10. VOLUNTARY TERMINATION. The partnership may be dissolved at any time by agreement of the partners, in which event the partners shall proceed with reasonable promptness to liquidate the business of the partnership. The partnership name shall be sold with the other assets of the business. The assets of the partnership business shall be used and distributed in the following order: (a) to pay or provide for the payment of all partnership liabilities and liquidating expenses and obligations; (b) to equalize the income accounts of the partners; (c) to discharge the balance of the income accounts of the partners; (d) to equalize the capital accounts of the partners; and (e) to discharge the balance of the capital accounts of the partners.

11. DEATH. Upon the death of either partner, the surviving partner shall have the right either to purchase the interest of the decedent in the partnership or to terminate and liquidate the partnership business. If the surviving partner elects to purchase the decedent’s interest, he shall serve notice in writing of such election, within three months after the death of the decedent, upon the executor or administrator of the decedent, or, if at the time of such election no legal representative has been appointed, upon any one of the known legal heirs of the decedent at the last-known address of such heir. (a) If the surviving partner elects to purchase the interest of the decedent in the partnership, the purchase price shall be equal to the decedent’s capital account as at the date of his death plus the decedent’s income account as at the end of the prior fiscal year, increased by his share of partnership profits or decreased by his share of partnership losses for the period from the beginning of the fiscal year in which his death occurred until the end of the calendar month in which his death occurred, and decreased by withdrawals charged to his income account during such period. No allowance shall be made for goodwill, trade name, patents, or other intangible assets, except as those assets have been reflected on the partnership books immediately prior to the decedent’s death; but the survivor shall nevertheless be entitled to use the trade name of the partnership. (b) Except as herein otherwise stated, the procedure as to liquidation and distribution of the assets of the partnership business shall be the same as stated in paragraph 10 with reference to voluntary termination.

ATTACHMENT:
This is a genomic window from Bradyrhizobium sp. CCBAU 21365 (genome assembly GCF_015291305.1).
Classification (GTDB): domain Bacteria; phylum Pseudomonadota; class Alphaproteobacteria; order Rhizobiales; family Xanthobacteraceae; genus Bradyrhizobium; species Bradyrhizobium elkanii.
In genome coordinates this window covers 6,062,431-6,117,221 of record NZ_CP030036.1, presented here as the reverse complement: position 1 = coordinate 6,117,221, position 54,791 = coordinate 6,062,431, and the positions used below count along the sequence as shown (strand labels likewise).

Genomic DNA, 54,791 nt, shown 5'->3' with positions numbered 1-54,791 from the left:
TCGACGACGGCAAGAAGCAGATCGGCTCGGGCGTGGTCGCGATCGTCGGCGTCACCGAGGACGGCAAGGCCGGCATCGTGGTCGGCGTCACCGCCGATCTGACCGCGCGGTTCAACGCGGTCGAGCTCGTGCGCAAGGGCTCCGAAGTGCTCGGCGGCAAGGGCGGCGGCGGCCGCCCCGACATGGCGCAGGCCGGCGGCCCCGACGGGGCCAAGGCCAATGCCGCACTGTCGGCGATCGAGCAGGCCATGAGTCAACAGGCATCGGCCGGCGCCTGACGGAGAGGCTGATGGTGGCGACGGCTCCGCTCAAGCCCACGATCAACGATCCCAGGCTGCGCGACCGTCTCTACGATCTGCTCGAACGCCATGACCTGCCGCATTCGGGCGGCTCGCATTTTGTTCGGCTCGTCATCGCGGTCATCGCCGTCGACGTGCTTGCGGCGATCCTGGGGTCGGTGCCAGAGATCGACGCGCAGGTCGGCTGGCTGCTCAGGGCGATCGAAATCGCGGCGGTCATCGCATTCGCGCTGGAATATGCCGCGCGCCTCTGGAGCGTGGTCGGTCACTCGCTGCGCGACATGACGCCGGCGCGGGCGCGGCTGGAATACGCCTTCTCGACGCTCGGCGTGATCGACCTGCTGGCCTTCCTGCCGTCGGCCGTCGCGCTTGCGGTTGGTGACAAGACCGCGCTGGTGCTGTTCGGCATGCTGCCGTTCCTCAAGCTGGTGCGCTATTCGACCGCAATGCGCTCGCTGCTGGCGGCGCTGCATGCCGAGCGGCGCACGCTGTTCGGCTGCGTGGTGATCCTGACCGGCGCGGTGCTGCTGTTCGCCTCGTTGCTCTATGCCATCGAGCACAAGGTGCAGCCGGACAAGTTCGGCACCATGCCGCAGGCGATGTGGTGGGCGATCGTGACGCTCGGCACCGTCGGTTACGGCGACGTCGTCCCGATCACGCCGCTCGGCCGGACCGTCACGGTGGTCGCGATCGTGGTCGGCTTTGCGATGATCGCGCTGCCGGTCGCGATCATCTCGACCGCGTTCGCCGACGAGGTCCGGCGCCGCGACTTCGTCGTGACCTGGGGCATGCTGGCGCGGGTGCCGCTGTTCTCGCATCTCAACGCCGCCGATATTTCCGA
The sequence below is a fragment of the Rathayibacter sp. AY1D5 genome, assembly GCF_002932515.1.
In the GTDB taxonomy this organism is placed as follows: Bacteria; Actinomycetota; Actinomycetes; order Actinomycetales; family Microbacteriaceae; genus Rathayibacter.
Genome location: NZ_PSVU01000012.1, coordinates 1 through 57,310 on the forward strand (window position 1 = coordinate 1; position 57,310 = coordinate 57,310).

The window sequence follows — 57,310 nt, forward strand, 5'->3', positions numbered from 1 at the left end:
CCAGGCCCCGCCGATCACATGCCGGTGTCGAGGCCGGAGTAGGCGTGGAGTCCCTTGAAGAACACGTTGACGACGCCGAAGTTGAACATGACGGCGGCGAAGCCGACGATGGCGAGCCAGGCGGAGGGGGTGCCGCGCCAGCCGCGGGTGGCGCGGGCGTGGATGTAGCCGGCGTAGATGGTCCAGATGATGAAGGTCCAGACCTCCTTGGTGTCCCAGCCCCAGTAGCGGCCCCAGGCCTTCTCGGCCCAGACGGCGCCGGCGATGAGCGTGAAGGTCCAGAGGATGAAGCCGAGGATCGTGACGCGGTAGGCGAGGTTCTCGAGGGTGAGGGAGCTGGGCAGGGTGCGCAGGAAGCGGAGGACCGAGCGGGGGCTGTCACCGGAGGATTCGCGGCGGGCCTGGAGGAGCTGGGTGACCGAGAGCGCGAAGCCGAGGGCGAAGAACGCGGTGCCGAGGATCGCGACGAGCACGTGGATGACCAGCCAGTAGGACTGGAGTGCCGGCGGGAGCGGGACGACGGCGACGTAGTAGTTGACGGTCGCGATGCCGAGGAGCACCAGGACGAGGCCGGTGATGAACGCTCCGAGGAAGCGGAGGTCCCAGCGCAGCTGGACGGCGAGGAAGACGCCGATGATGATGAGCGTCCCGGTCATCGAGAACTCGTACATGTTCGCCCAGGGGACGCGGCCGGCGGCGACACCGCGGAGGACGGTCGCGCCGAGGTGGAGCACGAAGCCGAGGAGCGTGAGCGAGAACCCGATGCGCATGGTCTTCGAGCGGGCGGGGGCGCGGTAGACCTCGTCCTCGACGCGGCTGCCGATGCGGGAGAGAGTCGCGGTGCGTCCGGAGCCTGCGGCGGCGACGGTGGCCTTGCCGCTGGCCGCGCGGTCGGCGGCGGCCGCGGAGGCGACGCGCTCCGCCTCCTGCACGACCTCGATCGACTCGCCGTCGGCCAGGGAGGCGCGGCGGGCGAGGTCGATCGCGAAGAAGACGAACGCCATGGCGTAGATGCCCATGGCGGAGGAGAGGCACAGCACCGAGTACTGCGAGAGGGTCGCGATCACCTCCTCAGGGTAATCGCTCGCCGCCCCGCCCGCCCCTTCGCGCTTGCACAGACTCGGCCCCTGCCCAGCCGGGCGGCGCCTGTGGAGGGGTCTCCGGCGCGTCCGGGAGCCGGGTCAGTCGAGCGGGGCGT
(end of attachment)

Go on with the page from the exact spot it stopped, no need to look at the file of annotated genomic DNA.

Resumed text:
12. ARBITRATION. Any controversy or claim arising out of or relating to this Agreement, or the breach hereof, shall be settled by arbitration in accordance with the rules, then obtaining, of the American Arbitration Association, and judgment upon the award rendered may be entered in any court having jurisdiction thereof.

Executed this ______________ day of _________________, 20_____ in _____________________ [city], _____________________ [state].



Creating a Partnership Agreement, business partnership agreement.#Business #partnership #agreement


Creating a Partnership Agreement

Business partnership agreement Business partnership agreement